PCF responds to consultation on draft quality standard for constipation in children and young people

January 13, 2014 in Consultations by Whitehouse

The Paediatric Continence Forum has responded to a consultation by the National Institute for Health and Care Excellence on the draft quality standard for constipation in children and young people.

The draft quality standard contains five quality statements outlined below:

  1. Children and young people with constipation receive a full assessment  before a diagnosis of idiopathic constipation is made.
  2. Children and young people with idiopathic constipation (where there is no clear reason why the child is constipated) receive oral macrogols (laxatives) as first-line treatment.
  3. Children and young people with idiopathic constipation undergoing laxative treatment have their treatment reviewed by a healthcare professional.
  4. Children and young people with idiopathic constipation undergoing laxative treatment receive a written personalised management plan.
  5. Children and young people with idiopathic constipation who do not respond to initial treatment within 3 months are referred to a specialist.

The consultation is seeking feedback on the five quality statements outlined above, and is seeking responses on five questions. Of the five, there are two general questions about the statements:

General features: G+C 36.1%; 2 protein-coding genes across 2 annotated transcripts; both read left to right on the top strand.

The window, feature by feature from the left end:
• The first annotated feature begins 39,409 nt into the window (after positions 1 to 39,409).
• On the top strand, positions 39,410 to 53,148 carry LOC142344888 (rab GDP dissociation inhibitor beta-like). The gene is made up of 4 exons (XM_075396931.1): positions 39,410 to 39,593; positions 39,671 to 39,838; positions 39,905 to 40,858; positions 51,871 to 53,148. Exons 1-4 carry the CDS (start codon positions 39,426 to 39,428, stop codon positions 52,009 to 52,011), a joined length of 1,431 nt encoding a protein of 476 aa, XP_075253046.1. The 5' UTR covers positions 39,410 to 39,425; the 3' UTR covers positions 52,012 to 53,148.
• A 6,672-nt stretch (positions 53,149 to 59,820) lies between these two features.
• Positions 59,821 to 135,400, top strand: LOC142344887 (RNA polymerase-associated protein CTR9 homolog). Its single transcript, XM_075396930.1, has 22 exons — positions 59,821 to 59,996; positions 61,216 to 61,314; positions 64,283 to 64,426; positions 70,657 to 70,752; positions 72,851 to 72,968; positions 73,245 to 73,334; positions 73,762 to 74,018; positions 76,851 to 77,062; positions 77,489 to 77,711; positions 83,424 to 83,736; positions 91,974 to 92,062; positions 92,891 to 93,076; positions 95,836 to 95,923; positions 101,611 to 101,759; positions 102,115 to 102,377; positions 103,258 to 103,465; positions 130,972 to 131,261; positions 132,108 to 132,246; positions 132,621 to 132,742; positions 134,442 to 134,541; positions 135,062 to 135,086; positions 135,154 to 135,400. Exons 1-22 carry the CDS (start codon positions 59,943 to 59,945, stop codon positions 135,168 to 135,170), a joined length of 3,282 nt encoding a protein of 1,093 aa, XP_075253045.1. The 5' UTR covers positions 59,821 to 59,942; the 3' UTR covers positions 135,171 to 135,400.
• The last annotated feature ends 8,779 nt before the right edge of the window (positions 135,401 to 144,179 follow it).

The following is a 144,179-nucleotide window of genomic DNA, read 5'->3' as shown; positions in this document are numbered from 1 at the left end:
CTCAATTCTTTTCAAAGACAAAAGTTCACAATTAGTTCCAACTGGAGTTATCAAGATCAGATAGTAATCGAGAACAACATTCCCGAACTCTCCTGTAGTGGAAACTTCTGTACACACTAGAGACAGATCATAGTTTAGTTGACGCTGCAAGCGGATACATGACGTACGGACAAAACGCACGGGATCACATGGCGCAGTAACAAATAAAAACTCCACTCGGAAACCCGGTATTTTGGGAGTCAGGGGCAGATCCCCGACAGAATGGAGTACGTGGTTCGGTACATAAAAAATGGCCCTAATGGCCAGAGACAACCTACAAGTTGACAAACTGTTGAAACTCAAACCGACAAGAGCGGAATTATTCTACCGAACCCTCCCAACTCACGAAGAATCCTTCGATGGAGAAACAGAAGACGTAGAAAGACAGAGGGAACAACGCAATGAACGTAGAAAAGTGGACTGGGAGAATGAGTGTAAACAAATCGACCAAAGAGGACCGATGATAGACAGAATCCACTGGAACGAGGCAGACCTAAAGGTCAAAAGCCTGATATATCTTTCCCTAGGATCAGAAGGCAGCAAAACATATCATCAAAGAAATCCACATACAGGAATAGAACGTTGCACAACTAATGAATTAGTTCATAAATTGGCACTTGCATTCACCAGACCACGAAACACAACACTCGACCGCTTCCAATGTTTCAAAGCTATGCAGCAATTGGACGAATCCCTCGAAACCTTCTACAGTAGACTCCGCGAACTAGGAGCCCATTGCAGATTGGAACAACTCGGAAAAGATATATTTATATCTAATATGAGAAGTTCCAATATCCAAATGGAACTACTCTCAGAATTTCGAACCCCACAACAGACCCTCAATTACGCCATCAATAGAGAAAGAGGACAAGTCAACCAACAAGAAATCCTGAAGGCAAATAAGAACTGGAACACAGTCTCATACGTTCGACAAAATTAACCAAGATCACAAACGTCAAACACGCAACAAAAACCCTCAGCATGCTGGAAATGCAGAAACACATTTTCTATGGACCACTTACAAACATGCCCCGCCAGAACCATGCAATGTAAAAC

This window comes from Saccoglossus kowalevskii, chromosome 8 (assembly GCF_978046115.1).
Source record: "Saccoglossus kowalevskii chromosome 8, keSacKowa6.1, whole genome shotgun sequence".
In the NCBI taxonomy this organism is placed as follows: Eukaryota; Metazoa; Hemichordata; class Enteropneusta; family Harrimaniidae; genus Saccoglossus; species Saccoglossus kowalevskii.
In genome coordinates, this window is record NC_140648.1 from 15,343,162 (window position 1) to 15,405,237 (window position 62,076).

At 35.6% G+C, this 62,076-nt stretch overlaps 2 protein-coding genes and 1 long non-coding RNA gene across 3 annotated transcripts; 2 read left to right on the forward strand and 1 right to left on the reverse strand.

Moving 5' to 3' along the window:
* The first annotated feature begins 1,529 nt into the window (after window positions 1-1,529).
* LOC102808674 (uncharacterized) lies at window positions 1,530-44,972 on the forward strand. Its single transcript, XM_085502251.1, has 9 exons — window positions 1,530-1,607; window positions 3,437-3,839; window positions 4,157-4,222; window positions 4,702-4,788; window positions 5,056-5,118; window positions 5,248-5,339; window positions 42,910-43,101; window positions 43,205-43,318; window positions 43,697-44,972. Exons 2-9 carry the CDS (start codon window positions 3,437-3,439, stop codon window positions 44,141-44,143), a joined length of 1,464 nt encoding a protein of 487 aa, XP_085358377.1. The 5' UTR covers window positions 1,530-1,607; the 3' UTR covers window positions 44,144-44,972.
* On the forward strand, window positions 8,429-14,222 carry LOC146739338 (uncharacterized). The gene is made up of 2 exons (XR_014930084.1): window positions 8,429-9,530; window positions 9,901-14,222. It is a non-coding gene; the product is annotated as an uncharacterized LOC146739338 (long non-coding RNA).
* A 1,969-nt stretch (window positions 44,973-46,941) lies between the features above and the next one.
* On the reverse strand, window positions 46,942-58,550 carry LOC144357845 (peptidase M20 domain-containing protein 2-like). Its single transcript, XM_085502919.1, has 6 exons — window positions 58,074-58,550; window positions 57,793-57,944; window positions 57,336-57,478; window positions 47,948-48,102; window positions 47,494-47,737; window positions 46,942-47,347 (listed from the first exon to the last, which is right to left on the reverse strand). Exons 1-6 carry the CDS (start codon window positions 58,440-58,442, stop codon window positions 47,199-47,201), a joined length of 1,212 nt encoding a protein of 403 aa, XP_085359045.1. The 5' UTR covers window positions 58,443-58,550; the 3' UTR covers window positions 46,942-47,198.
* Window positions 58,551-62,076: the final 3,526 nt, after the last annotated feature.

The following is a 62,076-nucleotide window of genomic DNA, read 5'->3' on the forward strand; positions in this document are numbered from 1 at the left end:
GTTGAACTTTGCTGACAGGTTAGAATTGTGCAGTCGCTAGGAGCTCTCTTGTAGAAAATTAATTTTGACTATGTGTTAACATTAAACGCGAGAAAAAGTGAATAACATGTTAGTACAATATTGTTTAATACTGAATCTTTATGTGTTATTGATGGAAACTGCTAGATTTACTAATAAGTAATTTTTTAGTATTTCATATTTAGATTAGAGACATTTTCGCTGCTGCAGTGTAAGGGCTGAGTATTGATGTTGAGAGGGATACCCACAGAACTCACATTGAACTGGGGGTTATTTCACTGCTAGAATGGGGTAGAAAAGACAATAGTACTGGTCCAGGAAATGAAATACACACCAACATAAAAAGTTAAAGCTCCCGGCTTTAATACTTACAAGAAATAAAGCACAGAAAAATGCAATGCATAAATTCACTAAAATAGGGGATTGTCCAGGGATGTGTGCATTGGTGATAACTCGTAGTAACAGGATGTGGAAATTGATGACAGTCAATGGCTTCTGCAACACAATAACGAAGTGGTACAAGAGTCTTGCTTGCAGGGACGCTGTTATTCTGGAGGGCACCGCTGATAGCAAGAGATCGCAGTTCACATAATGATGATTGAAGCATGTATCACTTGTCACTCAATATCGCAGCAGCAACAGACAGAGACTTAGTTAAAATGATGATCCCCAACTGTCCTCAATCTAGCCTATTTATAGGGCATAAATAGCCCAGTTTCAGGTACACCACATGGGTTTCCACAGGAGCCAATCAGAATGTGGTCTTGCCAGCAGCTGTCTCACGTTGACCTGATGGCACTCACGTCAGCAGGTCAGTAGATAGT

1. Does this draft quality standard accurately reflect the key areas for quality improvement?
  2. If the systems and structures were available, do you think it would be possible to collect the data for the proposed quality measures?

The consultation is seeking feedback on the five quality statements outlined above, and is seeking responses on five questions. Of the five, there are two general questions about the statements:

  1. Does this draft quality standard accurately reflect the key areas for quality improvement?
  2. If the systems and structures were available, do you think it would be possible to collect the data for the proposed quality measures?

The other three questions relate to specific statements:

  1. For quality statement 3: Is one review type often carried out better than the other or do both types of treatment review need equal levels of improvement?
  2. For draft quality statement 4: What is the most important piece of information that should be provided as part of a written personalised management plan?
  3. For draft quality statement 5: Is it clear what ‘respond to initial treatment’ means?

To view the PCF’s submission, please click here.